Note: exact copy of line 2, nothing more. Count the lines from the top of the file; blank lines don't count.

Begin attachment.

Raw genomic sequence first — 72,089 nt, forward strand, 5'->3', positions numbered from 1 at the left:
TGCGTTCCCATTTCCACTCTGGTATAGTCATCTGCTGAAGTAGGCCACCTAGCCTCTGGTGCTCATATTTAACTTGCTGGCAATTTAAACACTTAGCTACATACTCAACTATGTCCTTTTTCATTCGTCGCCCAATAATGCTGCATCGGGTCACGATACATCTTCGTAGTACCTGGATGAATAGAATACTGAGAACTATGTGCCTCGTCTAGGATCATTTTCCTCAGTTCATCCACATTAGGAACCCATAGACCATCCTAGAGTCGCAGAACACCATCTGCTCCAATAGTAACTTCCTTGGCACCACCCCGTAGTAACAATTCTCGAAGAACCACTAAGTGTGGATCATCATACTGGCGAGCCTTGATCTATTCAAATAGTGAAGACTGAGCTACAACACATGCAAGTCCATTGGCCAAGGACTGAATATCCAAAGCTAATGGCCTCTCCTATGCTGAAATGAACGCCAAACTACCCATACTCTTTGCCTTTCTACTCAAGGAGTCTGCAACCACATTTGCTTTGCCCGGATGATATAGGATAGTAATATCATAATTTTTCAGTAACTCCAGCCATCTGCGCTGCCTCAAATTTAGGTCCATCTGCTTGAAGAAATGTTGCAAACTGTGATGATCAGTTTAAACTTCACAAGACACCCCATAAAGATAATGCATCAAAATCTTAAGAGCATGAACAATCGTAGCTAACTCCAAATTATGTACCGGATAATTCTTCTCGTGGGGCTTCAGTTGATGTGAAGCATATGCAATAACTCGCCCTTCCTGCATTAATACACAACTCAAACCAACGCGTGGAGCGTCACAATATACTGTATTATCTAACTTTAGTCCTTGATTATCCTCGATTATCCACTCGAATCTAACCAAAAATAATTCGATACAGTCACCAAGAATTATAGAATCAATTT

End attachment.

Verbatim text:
TGCGTTCCCATTTCCACTCTGGTATAGTCATCTGCTGAAGTAGGCCACCTAGCCTCTGGTGCTCATATTTAACTTGCTGGCAATTTAAACACTTAGCTACATACTCAACTATGTCCTTTTTCATTCGTCGCCCAATAATGCTGCATCGGGTCACGATACATCTTCGTAGTACCTGGATGAATAGAATACTGAGAACTATGTGCCTCGTCTAGGATCATTTTCCTCAGTTCATCCACATTAGGAACCCATAGACCATCCTAGAGTCGCAGAACACCATCTGCTCCAATAGTAACTTCCTTGGCACCACCCCGTAGTAACAATTCTCGAAGAACCACTAAGTGTGGATCATCATACTGGCGAGCCTTGATCTATTCAAATAGTGAAGACTGAGCTACAACACATGCAAGTCCATTGGCCAAGGACTGAATATCCAAAGCTAATGGCCTCTCCTATGCTGAAATGAACGCCAAACTACCCATACTCTTTGCCTTTCTACTCAAGGAGTCTGCAACCACATTTGCTTTGCCCGGATGATATAGGATAGTAATATCATAATTTTTCAGTAACTCCAGCCATCTGCGCTGCCTCAAATTTAGGTCCATCTGCTTGAAGAAATGTTGCAAACTGTGATGATCAGTTTAAACTTCACAAGACACCCCATAAAGATAATGCATCAAAATCTTAAGAGCATGAACAATCGTAGCTAACTCCAAATTATGTACCGGATAATTCTTCTCGTGGGGCTTCAGTTGATGTGAAGCATATGCAATAACTCGCCCTTCCTGCATTAATACACAACTCAAACCAACGCGTGGAGCGTCACAATATACTGTATTATCTAACTTTAGTCCTTGATTATCCTCGATTATCCACTCGAATCTAACCAAAAATAATTCGATACAGTCACCAAGAATTATAGAATCAATTT